• Comment number 9.

    Yawn, not only the NOTW - no one really though it was did they. This story is nigh on 5 months old, scrapping the barrel really.

    Any thoughts Robert on the loss of probably 150 million plus annual income to the economy of a small town in Kent. Think perhaps it has some interesting questions to raise of government business policy or contrast that that areas enterprise company which may need now has just been scrapped?

    No, well always another banking story for tomorrow then.

  • Comment number 10.

    This comment was removed because the moderators found it broke the house rules. Explain.

  • Comment number 11.

    This is an important news story and could have implications for the whole media industry.

    I am not sure why people complain so much here!

  • Comment number 12.

    I agree 1000 percent with 11.

  • Comment number 13.

    As far as I'm aware the Police took the view that a message was only intercepted if it hadn't already been read (and not deleted) by the intended recipient.
    An analogy would be the postman reading your mail as he walks down the path before he posts it and a burglar reading your opened mail that you left on the kitchen table, the former is interception the latter is not.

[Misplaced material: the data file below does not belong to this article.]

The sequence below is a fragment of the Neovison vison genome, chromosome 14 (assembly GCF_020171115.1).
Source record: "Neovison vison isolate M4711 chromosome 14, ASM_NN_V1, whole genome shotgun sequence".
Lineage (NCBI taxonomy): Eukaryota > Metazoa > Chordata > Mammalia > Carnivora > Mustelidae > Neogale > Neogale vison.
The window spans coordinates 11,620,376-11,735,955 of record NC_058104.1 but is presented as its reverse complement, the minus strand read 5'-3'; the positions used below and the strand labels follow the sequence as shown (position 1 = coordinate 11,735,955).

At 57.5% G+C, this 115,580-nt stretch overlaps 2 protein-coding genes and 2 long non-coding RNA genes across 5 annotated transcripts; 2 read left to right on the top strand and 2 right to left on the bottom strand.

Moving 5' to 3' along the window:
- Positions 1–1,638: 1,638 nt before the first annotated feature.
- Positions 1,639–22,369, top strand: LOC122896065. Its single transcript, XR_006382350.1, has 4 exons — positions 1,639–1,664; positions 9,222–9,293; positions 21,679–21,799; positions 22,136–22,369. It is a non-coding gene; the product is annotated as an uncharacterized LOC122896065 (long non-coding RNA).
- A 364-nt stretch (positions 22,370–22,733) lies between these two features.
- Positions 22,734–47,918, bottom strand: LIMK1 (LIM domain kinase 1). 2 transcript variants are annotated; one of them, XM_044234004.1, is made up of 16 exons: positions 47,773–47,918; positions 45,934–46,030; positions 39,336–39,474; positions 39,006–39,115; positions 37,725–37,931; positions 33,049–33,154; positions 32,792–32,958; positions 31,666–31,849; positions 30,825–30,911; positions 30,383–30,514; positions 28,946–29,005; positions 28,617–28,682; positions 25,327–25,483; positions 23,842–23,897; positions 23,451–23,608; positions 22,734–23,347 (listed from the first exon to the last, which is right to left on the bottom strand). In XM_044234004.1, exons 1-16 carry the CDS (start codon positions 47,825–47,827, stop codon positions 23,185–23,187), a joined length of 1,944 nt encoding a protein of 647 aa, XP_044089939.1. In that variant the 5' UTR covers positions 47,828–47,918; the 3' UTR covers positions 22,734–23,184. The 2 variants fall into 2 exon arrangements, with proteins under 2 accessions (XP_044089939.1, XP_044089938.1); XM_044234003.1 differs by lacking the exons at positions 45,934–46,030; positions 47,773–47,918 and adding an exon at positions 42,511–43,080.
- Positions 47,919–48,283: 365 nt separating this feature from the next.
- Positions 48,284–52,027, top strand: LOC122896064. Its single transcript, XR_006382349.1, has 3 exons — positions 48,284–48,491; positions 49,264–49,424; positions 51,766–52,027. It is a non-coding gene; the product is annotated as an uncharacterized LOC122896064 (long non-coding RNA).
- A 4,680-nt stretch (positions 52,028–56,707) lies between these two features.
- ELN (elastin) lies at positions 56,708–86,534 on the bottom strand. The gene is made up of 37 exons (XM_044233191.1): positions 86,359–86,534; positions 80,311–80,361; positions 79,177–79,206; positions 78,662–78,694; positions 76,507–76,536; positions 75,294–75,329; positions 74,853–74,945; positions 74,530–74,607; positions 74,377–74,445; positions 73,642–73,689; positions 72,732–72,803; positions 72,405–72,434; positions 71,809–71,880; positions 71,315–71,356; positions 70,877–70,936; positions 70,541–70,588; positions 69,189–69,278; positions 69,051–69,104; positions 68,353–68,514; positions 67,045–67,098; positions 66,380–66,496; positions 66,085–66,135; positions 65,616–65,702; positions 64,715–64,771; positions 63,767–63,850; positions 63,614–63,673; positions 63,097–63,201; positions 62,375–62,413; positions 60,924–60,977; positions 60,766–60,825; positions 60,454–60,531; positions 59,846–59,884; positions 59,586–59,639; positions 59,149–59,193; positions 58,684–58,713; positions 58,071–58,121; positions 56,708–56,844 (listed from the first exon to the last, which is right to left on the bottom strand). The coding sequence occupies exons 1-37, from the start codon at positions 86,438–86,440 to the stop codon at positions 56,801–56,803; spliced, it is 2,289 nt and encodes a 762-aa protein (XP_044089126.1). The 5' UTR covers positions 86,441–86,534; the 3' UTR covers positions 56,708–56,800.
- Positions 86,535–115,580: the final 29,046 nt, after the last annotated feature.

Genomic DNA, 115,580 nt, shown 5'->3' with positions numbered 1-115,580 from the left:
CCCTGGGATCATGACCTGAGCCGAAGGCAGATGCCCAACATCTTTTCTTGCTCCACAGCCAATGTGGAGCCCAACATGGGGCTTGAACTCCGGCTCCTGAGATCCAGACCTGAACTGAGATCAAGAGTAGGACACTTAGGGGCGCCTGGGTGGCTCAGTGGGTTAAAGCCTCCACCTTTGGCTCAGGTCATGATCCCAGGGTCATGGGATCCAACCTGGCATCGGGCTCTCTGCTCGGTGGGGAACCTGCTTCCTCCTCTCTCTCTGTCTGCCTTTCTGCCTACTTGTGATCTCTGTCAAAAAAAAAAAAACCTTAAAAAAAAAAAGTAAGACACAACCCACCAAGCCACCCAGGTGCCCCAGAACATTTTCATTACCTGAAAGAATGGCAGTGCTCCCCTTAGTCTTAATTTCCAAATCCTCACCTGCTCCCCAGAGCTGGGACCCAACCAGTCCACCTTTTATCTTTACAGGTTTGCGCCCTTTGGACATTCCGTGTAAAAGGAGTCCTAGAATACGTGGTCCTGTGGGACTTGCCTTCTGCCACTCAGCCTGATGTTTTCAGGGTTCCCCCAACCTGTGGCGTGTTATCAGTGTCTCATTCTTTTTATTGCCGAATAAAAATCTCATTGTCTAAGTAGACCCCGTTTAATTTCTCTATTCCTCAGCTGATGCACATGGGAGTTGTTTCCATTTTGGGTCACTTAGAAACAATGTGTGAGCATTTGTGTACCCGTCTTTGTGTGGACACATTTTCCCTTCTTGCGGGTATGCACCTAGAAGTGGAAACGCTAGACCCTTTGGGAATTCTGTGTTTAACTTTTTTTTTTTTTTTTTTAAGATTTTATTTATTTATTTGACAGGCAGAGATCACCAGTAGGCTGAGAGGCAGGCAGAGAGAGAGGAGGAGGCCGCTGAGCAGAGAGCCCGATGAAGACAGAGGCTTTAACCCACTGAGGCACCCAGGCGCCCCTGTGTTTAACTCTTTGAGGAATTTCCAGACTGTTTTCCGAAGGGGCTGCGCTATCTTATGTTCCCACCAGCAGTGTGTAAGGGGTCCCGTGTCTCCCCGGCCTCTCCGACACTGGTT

However I'm pretty sure that accessing voicemail without authorisation is an offence under the Mis-Use of Computers Act (unauthorised access) as all voicemail systems are digital and held on computer.

    (as an aside, if any of the phone co.s servers or their mirrors are located in the US then the perps would also be in breach of Homeland Security regulations, the prospect of a trip to gitmo via unpleasant spa locations would probably help loosen tongues)

    #8 haufdeed, this has a lot to do with business, how many of the people on Mulcaires list were not D list 'celebs' but potential business targets ?

    This thing is much bigger than just a scandal rag scoop, if there was/is incompetence at the Yard then lessons need to be learned, if there was/is corruption (and there is no reason to think that is the case) then it needs rooting out.